– Stella, my daughter
My daughter is about to turn two, and she recently started asking “Why?” Every time she does, my eyes light up in excitement!
You see, “Why?” is a game kids play starting around age two, and they’ll continue to play until their parents, teachers, TV shows, and government convince them to stop.
Here’s an example conversation:
Me: Let’s go outside
Me: Because it’s a beautiful day
Me: Because it’s 70 degrees outside and the sun is shining
Me: Because there are no clouds in the sky
Me: Because I love you. Now let’s go!
Side note: I usually end the why conversations with “I love you.” rather than going into the basics of physics or meteorology with my 2 year old. I can’t wait until the day I can say “I don’t know, let’s go look it up on the computer!”
If you think this is a silly conversation, you couldn’t be more wrong.
Rather than responding to the first “why?” with “because I said so” I’ve taught my daughter several important lessons. First, that she should spend time outside on beautiful days. Second, that a warm sunny day is a thing of beauty. Third, that the sun shines on days without clouds. And finally, that I love her. These are all good things for her to know.
Saying “Because I said so” is the worst thing you can ever say to a kid. “Why?” you ask? Because eventually this will teach them to stop asking, and that’s the biggest disservice you can do to someone.
Asking “why?” is how kids learn the way things are. It’s how they learn science, art, music, math, culture and everything else. Watching a 2-year old ask this question over and over is proof that humans were born to seek understanding, not to memorize facts and follow the leader. Discouraging the question leads to a hatred and apathy for education. It leads to unhappy kids with straight A’s but no real knowledge.
“Why?” is the most important question in existence. And here’s the good news: it’s not just for kids, it’s for you too!
Asking “why” is the key to leading a deliberate life, because you must first understand why things are the way they are. After this, you can make an educated decision on how you want to proceed.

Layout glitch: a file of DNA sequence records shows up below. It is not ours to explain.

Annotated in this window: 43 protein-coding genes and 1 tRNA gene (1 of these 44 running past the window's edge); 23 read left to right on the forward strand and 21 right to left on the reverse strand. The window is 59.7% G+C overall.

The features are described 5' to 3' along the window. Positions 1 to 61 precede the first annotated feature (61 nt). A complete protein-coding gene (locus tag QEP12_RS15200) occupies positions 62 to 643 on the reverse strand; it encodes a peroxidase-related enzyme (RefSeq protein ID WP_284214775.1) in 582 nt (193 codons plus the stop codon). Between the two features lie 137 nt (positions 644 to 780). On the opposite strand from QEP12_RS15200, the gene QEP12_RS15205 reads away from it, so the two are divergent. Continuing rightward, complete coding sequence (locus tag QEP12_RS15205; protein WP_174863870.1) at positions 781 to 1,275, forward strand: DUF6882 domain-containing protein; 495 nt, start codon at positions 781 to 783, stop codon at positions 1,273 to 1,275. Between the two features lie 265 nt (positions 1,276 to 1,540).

Here are a few “why’s?” to start with:
- Why should I go to college? Is it because most smart people do, or because the thing I want to do the rest of my life requires it?
- Why should I have 2 cars in my family household, even though I can easily bike to 90% of my destinations?
- Why should stay at this job that I hate?
- Why should I buy a larger house?
- Why should I dress a certain way for my job, when it has no impact the the quality of my work?
Obviously these questions are all biased towards the lifestyle I’ve chosen for myself and choose to promote on this site. But that’s not the point. You should equally be asking:
- Why should I bike to work, rather than drive? Wouldn’t driving save time?
- Why should I downsize my house, when I have a family that needs space?
- Why should I want to retire early? I love my job and the people I get to work with.
- Why should I read this blog, he’s just a regular guy and he’s no smarter than me!
Asking why it how we learn. It’s how we understand the world around us to make decisions that are consistent with our ideals and beliefs. And that is what leads to happiness.
So ask “why?” and don’t stop there. Encourage your kids, your family, your friends, your employees and your employers all to do the same. Some people will hate you for it, others will love you. But I assure you that it will make you a happier person.